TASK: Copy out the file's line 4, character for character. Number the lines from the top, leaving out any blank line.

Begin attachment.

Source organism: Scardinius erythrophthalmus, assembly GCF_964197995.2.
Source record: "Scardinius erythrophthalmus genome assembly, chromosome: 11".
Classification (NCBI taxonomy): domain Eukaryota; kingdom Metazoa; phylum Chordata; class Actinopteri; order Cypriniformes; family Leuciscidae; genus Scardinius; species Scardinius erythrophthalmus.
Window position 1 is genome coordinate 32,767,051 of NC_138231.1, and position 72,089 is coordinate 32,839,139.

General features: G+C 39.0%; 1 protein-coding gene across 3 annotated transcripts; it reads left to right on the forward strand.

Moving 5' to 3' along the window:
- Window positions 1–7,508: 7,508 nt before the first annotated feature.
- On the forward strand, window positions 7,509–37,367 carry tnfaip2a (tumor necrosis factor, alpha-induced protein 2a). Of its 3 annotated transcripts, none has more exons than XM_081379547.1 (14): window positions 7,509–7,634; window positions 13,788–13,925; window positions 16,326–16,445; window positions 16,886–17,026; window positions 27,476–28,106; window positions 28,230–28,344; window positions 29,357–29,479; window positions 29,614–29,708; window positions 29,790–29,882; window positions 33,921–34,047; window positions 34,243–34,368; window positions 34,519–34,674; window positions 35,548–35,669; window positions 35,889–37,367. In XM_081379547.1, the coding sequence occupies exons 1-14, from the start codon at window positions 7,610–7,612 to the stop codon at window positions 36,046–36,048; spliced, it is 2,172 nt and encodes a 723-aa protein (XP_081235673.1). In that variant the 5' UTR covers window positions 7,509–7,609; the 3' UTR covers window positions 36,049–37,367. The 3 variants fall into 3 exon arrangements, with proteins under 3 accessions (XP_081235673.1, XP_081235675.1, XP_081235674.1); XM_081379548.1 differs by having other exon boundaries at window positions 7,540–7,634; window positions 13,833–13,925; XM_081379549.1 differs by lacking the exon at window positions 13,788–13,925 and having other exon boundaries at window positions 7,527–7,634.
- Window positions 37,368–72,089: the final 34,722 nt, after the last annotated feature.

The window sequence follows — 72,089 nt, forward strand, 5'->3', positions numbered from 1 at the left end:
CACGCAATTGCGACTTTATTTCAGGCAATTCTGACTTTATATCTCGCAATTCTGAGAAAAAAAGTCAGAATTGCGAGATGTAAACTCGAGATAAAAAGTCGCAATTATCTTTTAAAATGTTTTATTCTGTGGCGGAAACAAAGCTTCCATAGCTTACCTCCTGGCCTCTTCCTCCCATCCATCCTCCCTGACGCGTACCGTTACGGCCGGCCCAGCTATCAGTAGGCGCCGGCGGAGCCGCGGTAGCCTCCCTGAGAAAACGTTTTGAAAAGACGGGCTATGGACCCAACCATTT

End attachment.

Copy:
Window position 1 is genome coordinate 32,767,051 of NC_138231.1, and position 72,089 is coordinate 32,839,139.